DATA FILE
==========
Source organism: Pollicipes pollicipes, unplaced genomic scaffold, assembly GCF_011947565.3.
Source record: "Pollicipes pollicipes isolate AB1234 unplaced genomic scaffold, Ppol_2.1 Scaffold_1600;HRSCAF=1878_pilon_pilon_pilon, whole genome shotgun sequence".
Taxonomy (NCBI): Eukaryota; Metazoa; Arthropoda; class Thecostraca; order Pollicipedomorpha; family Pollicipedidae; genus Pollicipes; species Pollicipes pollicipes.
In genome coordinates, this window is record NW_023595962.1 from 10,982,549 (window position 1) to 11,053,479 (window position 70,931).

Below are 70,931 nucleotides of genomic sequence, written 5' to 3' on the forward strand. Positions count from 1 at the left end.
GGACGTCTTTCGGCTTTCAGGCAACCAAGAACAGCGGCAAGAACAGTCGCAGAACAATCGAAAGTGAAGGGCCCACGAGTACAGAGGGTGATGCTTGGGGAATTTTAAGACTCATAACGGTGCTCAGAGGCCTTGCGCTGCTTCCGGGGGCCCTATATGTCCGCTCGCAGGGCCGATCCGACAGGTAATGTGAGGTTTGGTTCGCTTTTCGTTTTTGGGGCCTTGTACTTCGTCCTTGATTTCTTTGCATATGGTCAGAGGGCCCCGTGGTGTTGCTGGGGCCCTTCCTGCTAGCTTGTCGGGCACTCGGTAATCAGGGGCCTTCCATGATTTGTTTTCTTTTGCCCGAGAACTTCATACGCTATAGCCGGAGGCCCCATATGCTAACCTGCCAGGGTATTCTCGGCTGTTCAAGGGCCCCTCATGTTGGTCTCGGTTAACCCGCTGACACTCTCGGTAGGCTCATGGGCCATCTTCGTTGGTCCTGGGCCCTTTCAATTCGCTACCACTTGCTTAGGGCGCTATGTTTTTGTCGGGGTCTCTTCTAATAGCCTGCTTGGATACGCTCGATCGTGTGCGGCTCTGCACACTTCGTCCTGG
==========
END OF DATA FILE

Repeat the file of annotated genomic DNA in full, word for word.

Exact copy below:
Source organism: Pollicipes pollicipes, unplaced genomic scaffold, assembly GCF_011947565.3.
Source record: "Pollicipes pollicipes isolate AB1234 unplaced genomic scaffold, Ppol_2.1 Scaffold_1600;HRSCAF=1878_pilon_pilon_pilon, whole genome shotgun sequence".
Taxonomy (NCBI): Eukaryota; Metazoa; Arthropoda; class Thecostraca; order Pollicipedomorpha; family Pollicipedidae; genus Pollicipes; species Pollicipes pollicipes.
In genome coordinates, this window is record NW_023595962.1 from 10,982,549 (window position 1) to 11,053,479 (window position 70,931).

Below are 70,931 nucleotides of genomic sequence, written 5' to 3' on the forward strand. Positions count from 1 at the left end.
GGACGTCTTTCGGCTTTCAGGCAACCAAGAACAGCGGCAAGAACAGTCGCAGAACAATCGAAAGTGAAGGGCCCACGAGTACAGAGGGTGATGCTTGGGGAATTTTAAGACTCATAACGGTGCTCAGAGGCCTTGCGCTGCTTCCGGGGGCCCTATATGTCCGCTCGCAGGGCCGATCCGACAGGTAATGTGAGGTTTGGTTCGCTTTTCGTTTTTGGGGCCTTGTACTTCGTCCTTGATTTCTTTGCATATGGTCAGAGGGCCCCGTGGTGTTGCTGGGGCCCTTCCTGCTAGCTTGTCGGGCACTCGGTAATCAGGGGCCTTCCATGATTTGTTTTCTTTTGCCCGAGAACTTCATACGCTATAGCCGGAGGCCCCATATGCTAACCTGCCAGGGTATTCTCGGCTGTTCAAGGGCCCCTCATGTTGGTCTCGGTTAACCCGCTGACACTCTCGGTAGGCTCATGGGCCATCTTCGTTGGTCCTGGGCCCTTTCAATTCGCTACCACTTGCTTAGGGCGCTATGTTTTTGTCGGGGTCTCTTCTAATAGCCTGCTTGGATACGCTCGATCGTGTGCGGCTCTGCACACTTCGTCCTGG